God has mercy on Leah and opens her womb – it is she who will bear the line of the Messiah. Leah bears four sons, and we see how her attitude changes as she names each one: God’s mercy is extended to once again to someone who had made a mess of their life – surely Leah had agreed to Laban’s plan Gen 29:31, 32 - “When the LORD saw that Leah was hated, he opened her womb, but Rachel was barren. And Leah conceived and bore a son, and she called his name Reuben, for she said, ‘Because the LORD has looked upon my affliction; for now my husband will love me.’”
“Whatever we must have instead of, or as well as, the God of the Bible, if life is to have meaning for us – that is our idol…Idols, however, ultimately never satisfy. In reality, a deep relationship with God and God alone is all we need to possess life in all its fullness.” (“Living in the Grip of Relentless Grace: The Gospel in the Lives of Isaac and Jacob”, by Iain Duguid, p. 82) Reuben means “See! A Son!” Leah, though using the Lord’s name, desired her husband’s attention foremost. This is idolatry. Finally, Judah means “praise” (This time I will praise the Lord). Leah has turned from her husband to the Lord as the object of her love. Simeon means “heard” (The Lord has heard that I am hated) and Levi means “attached” (This time my husband will be attached to me) – Leah still desired her husband foremost, but he remained cold-hearted toward her. “The pain of unsatisfied idolatry often serves as the messenger of God to reveal the hidden recesses of our hearts to us.” (“Living in the Grip of Relentless Grace: The Gospel in the Lives of Isaac and Jacob”, by Iain Duguid, p. 83)
Now Rachel is concerned that her sister’s fruitfulness will draw her husband’s affections away from her. This is also idolatry. She didn’t take her plight to the Lord (as Hannah did in Shiloh – it is not that prayers were unanswered, but unprayed), but angrily confronted her husband. And Jacob was no better – he did not pray for Rachel, but answered that he was not the one who was to blame. So, both Rachel and Leah in turn, resort to giving their handmaids to Jacob. Four more sons are the result. Gen 30:1, 2 - “When Rachel saw that she bore Jacob no children, she envied her sister. She said to Jacob, ‘Give me children, or I shall die!’ Jacob's anger was kindled against Rachel, and he said, ‘Am I in the place of God, who has withheld from you the fruit of the womb?’”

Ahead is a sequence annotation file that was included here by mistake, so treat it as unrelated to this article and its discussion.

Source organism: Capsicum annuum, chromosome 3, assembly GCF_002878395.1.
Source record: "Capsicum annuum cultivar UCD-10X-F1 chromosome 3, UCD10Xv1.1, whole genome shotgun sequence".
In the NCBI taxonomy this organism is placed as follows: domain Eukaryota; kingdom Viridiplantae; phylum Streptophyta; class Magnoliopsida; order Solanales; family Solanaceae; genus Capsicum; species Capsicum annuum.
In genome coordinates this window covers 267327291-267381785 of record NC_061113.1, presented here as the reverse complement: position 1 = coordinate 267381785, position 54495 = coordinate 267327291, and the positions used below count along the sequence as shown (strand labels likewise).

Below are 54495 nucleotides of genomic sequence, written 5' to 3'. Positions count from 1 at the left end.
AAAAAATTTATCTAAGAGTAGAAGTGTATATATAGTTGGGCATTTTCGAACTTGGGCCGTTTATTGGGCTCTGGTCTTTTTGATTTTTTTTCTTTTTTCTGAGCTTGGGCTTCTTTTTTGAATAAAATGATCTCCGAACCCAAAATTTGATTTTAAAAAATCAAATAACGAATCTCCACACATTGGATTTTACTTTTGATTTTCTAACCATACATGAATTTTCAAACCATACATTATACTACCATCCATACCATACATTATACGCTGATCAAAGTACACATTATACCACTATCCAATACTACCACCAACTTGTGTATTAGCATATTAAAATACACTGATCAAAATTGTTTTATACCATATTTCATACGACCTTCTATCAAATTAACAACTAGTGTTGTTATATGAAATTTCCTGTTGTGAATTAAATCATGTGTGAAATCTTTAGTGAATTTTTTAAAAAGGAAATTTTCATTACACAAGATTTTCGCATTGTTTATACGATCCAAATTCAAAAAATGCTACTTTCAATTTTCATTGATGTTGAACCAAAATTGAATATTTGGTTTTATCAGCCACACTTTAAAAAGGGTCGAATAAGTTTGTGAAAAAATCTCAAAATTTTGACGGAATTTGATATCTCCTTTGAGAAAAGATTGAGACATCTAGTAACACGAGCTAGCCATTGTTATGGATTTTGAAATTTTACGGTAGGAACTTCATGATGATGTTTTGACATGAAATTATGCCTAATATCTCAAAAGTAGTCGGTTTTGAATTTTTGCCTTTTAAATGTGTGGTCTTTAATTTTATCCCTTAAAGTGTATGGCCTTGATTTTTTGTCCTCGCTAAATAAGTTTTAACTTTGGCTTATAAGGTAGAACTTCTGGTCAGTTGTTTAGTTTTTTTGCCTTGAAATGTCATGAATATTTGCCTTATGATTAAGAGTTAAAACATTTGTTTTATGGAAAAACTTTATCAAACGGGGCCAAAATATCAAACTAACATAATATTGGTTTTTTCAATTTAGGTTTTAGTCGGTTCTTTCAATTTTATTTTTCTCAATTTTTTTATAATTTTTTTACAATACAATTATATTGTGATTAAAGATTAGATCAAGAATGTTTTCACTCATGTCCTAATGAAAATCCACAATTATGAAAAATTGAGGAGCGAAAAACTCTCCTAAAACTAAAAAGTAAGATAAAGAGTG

Rachel and Leah’s handmaids Rachel’s handmaid, Bilhah, bears him two sons – Dan means “He has judged” (she believes that God shows his approval of her means). Naphtali means “my struggle” (she believes she has victory over her sister). Leah’s handmaid, Zilpah, bore two sons as well – Gad means “fortunate” and Asher means “blessed” – she now believes God has favored her again. The Mandrake Deal Leah’s son Reuben found some mandrakes, a plant thought to make a woman fertile – and he brought them to his mother. Rachel confronts Leah and requests some of the mandrakes – she finally agrees to trade her night with Jacob for the mandrakes – truly a low point in the marriage. God blessed Leah, however, and she bore two more sons – It is God who is in control, but the sisters have once again reverted to competing for their husband’s affections.
“She needed to be emptied of her pride and privilege before she could be filled. What Jacob could not do for her, what the mandrakes could not do for her, at last the Lord did for her, opening her womb and causing her to bear a son. The Lord had compassion on her need and emptiness and gave her a child. Having a son of her own took away Rachel’s disgrace, though there is no evidence that it weakened her competitive spirit with her sister. Joseph’s name was a request to the Lord for another son. She was still not satisfied with God’s gracious provision, though at least now her request seems directed to the right person.” (“Living in the Grip of Relentless Grace: The Gospel in the Lives of Isaac and Jacob”, by Iain Duguid, p. 88) Gen 30:22, 24 - “Then God remembered Rachel, and God listened to her and opened her womb. She conceived and bore a son and said, ‘God has taken away my reproach.’ And she called his name Joseph, saying, ‘May the LORD add to me another son!’”
“God has been accomplishing his purpose of making Jacob the father of a multitude on sons. What is more, at this point in God’s plan the blessing will not pass to either Judah or Joseph…At the end of Jacob’s life, he would not have to choose only one among his sons to bless, as his father had done; there would be blessings enough for all of Jacob’s children to share.” (“Living in the Grip of Relentless Grace: The Gospel in the Lives of Isaac and Jacob”, by Iain Duguid, p. 89) Joseph would be the one whom God would use to deliver his family in Egypt. Amazingly, it was after Joseph’s birth that Jacob’s thoughts turned to returning to the promised land. And Jacob would show Joseph the kind of favoritism that had broken up his family fourteen years prior. But God did not ultimately choose Joseph as the line through which Messiah would be born.